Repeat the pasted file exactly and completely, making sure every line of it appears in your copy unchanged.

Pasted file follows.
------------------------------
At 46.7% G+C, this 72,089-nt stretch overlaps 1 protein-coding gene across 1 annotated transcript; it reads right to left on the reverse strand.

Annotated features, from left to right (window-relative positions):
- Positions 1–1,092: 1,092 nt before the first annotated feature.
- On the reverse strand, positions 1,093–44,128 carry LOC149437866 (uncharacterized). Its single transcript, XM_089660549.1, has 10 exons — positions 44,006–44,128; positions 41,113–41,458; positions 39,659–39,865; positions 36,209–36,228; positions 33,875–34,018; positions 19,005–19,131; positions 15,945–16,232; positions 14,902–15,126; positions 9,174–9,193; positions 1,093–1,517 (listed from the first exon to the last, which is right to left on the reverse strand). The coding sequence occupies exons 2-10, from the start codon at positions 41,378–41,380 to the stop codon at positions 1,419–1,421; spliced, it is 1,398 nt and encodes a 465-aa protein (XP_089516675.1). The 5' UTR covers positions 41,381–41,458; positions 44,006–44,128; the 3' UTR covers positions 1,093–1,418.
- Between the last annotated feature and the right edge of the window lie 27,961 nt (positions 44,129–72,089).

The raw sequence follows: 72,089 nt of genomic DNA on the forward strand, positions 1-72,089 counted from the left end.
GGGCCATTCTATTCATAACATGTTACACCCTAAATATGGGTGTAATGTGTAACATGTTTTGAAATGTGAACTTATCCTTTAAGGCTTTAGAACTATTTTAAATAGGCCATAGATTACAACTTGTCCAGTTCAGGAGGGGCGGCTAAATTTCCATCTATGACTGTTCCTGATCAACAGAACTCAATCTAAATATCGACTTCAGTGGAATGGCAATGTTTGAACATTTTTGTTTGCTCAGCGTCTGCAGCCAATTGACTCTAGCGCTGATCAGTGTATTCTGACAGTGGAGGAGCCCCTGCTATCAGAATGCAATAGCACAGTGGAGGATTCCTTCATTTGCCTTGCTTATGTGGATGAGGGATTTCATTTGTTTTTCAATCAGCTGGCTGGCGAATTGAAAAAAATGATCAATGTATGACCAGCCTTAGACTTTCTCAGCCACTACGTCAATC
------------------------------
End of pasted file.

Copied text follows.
At 46.7% G+C, this 72,089-nt stretch overlaps 1 protein-coding gene across 1 annotated transcript; it reads right to left on the reverse strand.

Annotated features, from left to right (window-relative positions):
- Positions 1–1,092: 1,092 nt before the first annotated feature.
- On the reverse strand, positions 1,093–44,128 carry LOC149437866 (uncharacterized). Its single transcript, XM_089660549.1, has 10 exons — positions 44,006–44,128; positions 41,113–41,458; positions 39,659–39,865; positions 36,209–36,228; positions 33,875–34,018; positions 19,005–19,131; positions 15,945–16,232; positions 14,902–15,126; positions 9,174–9,193; positions 1,093–1,517 (listed from the first exon to the last, which is right to left on the reverse strand). The coding sequence occupies exons 2-10, from the start codon at positions 41,378–41,380 to the stop codon at positions 1,419–1,421; spliced, it is 1,398 nt and encodes a 465-aa protein (XP_089516675.1). The 5' UTR covers positions 41,381–41,458; positions 44,006–44,128; the 3' UTR covers positions 1,093–1,418.
- Between the last annotated feature and the right edge of the window lie 27,961 nt (positions 44,129–72,089).

The raw sequence follows: 72,089 nt of genomic DNA on the forward strand, positions 1-72,089 counted from the left end.
GGGCCATTCTATTCATAACATGTTACACCCTAAATATGGGTGTAATGTGTAACATGTTTTGAAATGTGAACTTATCCTTTAAGGCTTTAGAACTATTTTAAATAGGCCATAGATTACAACTTGTCCAGTTCAGGAGGGGCGGCTAAATTTCCATCTATGACTGTTCCTGATCAACAGAACTCAATCTAAATATCGACTTCAGTGGAATGGCAATGTTTGAACATTTTTGTTTGCTCAGCGTCTGCAGCCAATTGACTCTAGCGCTGATCAGTGTATTCTGACAGTGGAGGAGCCCCTGCTATCAGAATGCAATAGCACAGTGGAGGATTCCTTCATTTGCCTTGCTTATGTGGATGAGGGATTTCATTTGTTTTTCAATCAGCTGGCTGGCGAATTGAAAAAAATGATCAATGTATGACCAGCCTTAGACTTTCTCAGCCACTACGTCAATC